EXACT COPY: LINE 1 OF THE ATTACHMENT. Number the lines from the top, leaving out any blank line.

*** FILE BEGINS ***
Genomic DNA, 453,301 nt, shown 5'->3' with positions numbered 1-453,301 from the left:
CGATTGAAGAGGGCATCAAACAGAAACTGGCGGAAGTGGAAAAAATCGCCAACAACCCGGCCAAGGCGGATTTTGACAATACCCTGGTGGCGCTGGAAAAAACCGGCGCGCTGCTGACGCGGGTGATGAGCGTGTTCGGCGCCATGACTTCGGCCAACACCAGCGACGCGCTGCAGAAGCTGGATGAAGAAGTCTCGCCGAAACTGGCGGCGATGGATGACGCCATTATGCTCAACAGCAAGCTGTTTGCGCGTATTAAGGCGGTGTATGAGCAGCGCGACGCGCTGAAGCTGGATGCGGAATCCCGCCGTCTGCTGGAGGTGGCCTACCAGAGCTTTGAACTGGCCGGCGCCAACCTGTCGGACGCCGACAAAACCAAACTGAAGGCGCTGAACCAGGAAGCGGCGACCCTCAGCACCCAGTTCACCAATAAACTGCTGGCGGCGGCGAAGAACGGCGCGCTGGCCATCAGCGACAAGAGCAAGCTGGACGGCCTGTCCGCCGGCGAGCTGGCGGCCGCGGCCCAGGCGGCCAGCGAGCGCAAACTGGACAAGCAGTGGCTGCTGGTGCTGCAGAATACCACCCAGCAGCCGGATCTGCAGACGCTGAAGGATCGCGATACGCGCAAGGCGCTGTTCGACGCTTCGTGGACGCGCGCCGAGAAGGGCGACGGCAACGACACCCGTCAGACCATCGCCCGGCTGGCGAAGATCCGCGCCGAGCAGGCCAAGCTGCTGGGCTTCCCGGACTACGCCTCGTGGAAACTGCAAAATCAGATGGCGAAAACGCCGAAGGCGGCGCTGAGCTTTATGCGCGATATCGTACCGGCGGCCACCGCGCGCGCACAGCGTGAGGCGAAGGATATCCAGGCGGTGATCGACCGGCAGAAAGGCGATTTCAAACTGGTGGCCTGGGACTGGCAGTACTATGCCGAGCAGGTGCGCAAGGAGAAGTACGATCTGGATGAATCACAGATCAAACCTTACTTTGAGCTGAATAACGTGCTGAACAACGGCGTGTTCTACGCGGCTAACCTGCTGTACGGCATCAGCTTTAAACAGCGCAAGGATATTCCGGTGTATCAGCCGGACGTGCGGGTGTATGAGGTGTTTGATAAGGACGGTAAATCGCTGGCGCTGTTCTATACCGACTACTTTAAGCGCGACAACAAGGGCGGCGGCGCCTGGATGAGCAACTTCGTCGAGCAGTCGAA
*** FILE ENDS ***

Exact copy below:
Genomic DNA, 453,301 nt, shown 5'->3' with positions numbered 1-453,301 from the left: